• second one had such improvements like Delivery Reports in SMS.

There was available package for transmitting data with 9600kbps speed over MBUS (Nokia original cable + CellWare software). According to many Net sources phone with firmware with Netmonitor was sold for big money (2000 USD).

There were created versions of Nokia 2110i for NMT technology (Nokia 450 and limited version Nokia 450 VIP, where each phone had own serial unique number). 2110 phone module was used in first Communicator (9000) too.

Cheaper version of 2100 phones was 1600 family with Nokia 1610 (GSM 900) and 1630 (GSM 1800). Much smaller (and still text segment) display, bigger size and weight. It used as the last one family "big" SIM cards. From interesting things - there was prepared even solar battery for it.

Somewhere in 1996 some people with Jacek Rutkowski (jpzr) started creating KąCyKo (Kącik Cyfrowej Komórki) available under www.atm.com.pl/~jpzr/kacyko.html. It was later moved to www.telefon.pl and later replaced with current Telefon.Pl www site (somewhere in 2000).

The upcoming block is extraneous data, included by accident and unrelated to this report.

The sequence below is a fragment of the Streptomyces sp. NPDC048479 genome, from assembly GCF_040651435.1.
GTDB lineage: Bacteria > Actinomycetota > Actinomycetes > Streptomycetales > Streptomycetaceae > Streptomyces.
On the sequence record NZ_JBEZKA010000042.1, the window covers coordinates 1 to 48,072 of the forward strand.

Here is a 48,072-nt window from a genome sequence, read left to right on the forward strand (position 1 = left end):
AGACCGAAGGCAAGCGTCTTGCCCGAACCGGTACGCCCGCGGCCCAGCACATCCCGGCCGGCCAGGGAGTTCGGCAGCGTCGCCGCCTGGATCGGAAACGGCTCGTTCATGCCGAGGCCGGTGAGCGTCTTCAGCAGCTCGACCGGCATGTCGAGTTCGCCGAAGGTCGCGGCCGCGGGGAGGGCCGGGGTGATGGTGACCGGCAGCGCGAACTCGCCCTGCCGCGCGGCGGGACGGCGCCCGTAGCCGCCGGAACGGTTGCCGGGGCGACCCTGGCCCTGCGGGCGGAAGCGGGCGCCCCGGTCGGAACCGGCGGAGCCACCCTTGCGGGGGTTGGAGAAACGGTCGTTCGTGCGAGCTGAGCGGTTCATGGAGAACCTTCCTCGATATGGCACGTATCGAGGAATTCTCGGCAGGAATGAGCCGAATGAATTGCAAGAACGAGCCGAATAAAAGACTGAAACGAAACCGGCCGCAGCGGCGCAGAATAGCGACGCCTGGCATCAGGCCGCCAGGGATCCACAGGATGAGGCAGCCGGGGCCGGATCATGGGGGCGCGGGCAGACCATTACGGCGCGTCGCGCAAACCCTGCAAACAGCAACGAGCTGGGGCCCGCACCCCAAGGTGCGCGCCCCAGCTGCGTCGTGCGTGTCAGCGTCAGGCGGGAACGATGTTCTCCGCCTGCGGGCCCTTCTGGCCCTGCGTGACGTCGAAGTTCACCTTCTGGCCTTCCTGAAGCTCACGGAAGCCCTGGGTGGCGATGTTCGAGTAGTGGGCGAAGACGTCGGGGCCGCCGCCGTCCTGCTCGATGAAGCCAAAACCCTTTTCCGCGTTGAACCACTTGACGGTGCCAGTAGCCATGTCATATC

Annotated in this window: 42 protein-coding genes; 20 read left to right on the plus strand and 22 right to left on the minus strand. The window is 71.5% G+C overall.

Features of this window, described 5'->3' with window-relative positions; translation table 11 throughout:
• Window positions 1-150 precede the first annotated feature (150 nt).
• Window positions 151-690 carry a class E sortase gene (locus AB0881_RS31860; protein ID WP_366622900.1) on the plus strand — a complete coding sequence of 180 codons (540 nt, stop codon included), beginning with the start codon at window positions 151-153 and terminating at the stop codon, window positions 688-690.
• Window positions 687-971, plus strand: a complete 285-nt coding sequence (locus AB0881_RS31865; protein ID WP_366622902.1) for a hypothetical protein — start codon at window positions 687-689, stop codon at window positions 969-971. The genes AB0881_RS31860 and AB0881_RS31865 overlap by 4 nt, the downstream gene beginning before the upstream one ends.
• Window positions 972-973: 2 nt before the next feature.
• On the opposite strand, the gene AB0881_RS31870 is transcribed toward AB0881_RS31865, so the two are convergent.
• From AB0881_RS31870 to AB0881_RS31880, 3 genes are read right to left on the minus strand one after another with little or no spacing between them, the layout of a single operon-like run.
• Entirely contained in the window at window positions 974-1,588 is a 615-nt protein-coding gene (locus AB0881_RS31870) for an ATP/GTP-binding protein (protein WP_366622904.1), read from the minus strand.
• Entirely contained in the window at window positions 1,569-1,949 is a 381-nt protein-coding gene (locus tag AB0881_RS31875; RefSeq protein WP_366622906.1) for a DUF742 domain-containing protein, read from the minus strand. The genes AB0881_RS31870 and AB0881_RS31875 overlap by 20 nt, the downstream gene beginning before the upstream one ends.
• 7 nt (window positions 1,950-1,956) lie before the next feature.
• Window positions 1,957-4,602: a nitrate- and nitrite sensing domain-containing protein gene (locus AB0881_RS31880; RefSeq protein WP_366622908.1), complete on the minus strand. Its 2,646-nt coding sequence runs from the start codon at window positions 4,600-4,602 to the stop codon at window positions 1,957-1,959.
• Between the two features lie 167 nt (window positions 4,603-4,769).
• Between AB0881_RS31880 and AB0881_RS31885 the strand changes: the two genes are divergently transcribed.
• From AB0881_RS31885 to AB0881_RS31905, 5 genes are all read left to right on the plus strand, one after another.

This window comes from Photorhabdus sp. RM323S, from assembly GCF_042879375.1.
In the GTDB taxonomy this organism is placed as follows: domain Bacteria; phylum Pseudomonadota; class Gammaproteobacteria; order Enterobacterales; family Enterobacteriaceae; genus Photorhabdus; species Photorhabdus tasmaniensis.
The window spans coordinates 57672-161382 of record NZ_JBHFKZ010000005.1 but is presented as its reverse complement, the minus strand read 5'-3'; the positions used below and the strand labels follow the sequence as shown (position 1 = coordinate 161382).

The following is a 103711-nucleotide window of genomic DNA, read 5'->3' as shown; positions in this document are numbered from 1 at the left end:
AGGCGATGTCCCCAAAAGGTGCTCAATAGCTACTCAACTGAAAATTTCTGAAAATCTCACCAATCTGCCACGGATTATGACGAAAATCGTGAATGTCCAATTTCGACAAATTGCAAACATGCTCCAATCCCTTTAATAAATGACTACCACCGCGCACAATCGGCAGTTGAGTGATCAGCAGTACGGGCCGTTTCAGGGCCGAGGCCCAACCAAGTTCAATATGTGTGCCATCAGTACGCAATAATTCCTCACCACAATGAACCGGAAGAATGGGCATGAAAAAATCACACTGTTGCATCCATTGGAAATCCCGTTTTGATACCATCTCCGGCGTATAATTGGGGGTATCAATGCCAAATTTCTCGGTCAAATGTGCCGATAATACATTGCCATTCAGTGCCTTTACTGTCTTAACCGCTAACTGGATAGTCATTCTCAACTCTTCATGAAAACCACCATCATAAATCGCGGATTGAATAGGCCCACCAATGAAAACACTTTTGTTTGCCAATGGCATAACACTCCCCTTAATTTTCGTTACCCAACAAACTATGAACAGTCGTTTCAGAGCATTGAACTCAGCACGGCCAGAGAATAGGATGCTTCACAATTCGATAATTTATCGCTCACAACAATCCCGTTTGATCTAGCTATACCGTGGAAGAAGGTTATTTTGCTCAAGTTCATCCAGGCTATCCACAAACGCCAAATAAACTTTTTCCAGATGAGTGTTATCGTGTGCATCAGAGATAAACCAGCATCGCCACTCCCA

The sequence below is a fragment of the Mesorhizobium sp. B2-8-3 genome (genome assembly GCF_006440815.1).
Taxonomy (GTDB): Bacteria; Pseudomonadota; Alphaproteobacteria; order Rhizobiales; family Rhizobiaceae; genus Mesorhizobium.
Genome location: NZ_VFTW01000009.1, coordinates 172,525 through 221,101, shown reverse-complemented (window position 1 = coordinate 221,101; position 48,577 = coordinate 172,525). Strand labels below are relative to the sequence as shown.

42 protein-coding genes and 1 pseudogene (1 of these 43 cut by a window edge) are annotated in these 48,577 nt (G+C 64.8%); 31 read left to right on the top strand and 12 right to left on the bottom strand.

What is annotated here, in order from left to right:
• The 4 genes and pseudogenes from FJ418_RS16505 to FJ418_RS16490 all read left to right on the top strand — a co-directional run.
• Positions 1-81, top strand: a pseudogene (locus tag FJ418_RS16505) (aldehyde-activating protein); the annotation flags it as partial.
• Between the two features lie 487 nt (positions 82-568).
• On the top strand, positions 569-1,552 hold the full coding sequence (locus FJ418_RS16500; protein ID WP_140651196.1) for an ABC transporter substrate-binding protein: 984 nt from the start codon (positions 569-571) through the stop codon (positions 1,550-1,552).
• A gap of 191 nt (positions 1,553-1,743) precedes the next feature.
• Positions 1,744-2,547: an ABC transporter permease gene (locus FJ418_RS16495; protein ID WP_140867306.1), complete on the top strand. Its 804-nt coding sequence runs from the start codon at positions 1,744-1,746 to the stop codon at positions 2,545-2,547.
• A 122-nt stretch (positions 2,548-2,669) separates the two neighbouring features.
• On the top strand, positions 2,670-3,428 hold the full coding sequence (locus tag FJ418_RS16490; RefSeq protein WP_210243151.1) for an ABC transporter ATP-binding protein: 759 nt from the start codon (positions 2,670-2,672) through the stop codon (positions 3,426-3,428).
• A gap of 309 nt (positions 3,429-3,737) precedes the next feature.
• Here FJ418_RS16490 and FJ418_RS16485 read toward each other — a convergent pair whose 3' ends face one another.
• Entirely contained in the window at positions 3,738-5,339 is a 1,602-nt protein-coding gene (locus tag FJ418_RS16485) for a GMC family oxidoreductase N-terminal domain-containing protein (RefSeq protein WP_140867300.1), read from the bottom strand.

Some other known Polish www sites from first years of GSM technology in Poland were:

Next was Nokia 3110. It was first phone with NaviKey and the only one, where pressing C key put user outside menu, not into one level up. Graphic screen (made with dots) was used, antenna wan't extended like in earlier Nokia products. It was easier to check firmware version (short *#3110# instead of long number). Although older brother 2110i worked with SimPlus well, 3110 had problems, when money of prepaid account were equal 0. There were prepared similar NaviKey phones for NMT versions too.

In the same moment Nokia created Nokia 8100 series too. These were slider devices. 8110 was called bananas because of shape. In improved version (8110i) there was even implemented Smart Messaging support (with Dynamic Menu Control Protocol). For GSM 900 there were Nokia 8110/8110i models, for GSM 1800 models 8148/8148i.

Software for PC for 3110/8100 phones was called NCDS (Nokia Cellular Data Suite). It was still cable (DAU-4F) + software (version 1.0) using FBUS protocol.